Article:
This Week In Black History January 24-30, 2024

  • JANUARY 24


1874—Arthur Schomburg is born Arturo Alfonso Schomburg in Puerto Rico. After moving to New York City in April 1891, he became known over time as the “Sherlock Holmes” of Black his­tory because of his relentless digging for Black historical truths and accom­plishments. Reportedly, his drive to discover Black history was sparked by a fifth grade teacher who told him “Black people have no history, no he­roes, no great moments.”


1885—Martin R. Delaney (1812- 1885) dies on this day in Xenia, Ohio. Delaney was perhaps the leading Black nationalist of the 1800s. After fighting in the Civil War to end slav­ery and becoming the first Black field officer in the U.S. Army, Delaney be­came disillusioned with America. He began to advocate Black separatism and/or a return to Africa. He was a journalist and a physician who wrote several books including one detailing how ancient Egypt and Ethiopia were the first great civilizations long before ancient Greece. Although relatively unknown today, Delaney was also bril­liant. Abraham Lincoln once told his Edwin Stanton, secretary of war, about Delaney, saying, “Do not fail to meet this most extraordinary and intelligent Black man.”


1993—The first Black U.S. Supreme Court Justice Thurgood Marshall died on this day. Unlike current justice Clar­ence Thomas, Marshall was a true pro­gressive and fighter for Black rights, having spent years with the NAACP Legal Defense Fund waging ongoing battles with the legal establishment to protect and expand rights and oppor­tunities for African Americans.

  • JANUARY 26



1893—“Queen Bess,” Bessie Cole­man, the nation’s first Black female aviator, was born in the small town of Atlanta, Texas. Coleman was also the first African American (male or fe­male) to earn an international pilot’s license. Because of the racism and sexism in America, she had to trav­el to France to earn the license. She traveled the U.S. encouraging oth­er Blacks to become pilots. Queen Bess died in plane accident in 1926.

1944—Political activist Angela Da­vis is born in Birmingham, Ala. She was a brilliant scholar and philoso­pher who made the FBI’s Ten Most Wanted list because of her suspect­ed involvement in the violent Aug. 7, 1970 courthouse attempt to free jailed Black revolutionary inmate George Jackson. She was also asso­ciated with the Black Panther Party. However, shortly after the 1968 as­sassination of Dr. Martin Luther King Jr., she joined the Communist Party. She later became a tenured profes­sor at the University of California Santa Cruz although then governor and later U.S. President Ronald Rea­gan had vowed to block her from teaching.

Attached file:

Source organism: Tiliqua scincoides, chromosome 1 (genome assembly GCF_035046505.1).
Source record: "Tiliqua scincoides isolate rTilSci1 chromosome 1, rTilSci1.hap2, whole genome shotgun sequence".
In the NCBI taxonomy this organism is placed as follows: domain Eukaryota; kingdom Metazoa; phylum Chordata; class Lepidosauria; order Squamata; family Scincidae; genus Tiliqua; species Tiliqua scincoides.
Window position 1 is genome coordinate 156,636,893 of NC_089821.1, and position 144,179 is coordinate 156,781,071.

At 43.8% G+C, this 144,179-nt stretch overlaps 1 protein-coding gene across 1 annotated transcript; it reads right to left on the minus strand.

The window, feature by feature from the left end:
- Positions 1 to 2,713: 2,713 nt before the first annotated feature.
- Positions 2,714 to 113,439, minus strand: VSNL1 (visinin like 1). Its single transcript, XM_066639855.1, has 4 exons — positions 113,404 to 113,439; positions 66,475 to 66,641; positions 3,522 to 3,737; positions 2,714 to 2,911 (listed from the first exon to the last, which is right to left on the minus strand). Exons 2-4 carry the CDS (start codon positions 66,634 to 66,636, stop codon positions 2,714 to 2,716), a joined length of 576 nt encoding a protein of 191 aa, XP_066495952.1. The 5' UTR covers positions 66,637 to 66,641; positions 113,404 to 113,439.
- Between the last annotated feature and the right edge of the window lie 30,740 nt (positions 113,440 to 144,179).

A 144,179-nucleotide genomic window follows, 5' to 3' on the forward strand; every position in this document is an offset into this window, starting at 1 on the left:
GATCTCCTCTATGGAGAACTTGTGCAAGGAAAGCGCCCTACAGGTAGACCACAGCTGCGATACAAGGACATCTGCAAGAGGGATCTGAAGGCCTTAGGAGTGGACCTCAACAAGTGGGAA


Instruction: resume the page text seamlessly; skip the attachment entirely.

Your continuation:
• JANUARY 27

1953—One of Black America’s most gifted novelists, Ralph Ellison, wins the prestigious National Book Award with his powerful novel “The Invisible Man.” The novel helped him achieve international fame. The main char­acter constantly escapes one disas­ter after another. The disasters are brought on by a combination virulent racism and the character’s own na­iveté. Ellison was born in Oklahoma City, Okla.

1961—Opera diva Leontyne Price makes her debut at the Metropolitan Opera House in New York City.


1972—Mahalia Jackson, generally considered the greatest gospel sing­er that ever lived, dies of heart failure on this day near Chicago, Ill. She was born in New Orleans, La. She settled in Chicago where she briefly studied beauty culture under the nation’s first Black millionaire, Madame C.J. Walk­er. Among her greatest and most fre­quently requested songs were “Did It Rain,” “Joshua Fought the Battle of Jericho, “ “He’s Got the Whole World in His Hands,” and “When the Saints Go Marching In.”

  • JANUARY 28

1938—Crystal Byrd Fauset be­comes the first Black woman elected to a state legislature when she wins a seat in the Pennsylvania House of Representatives.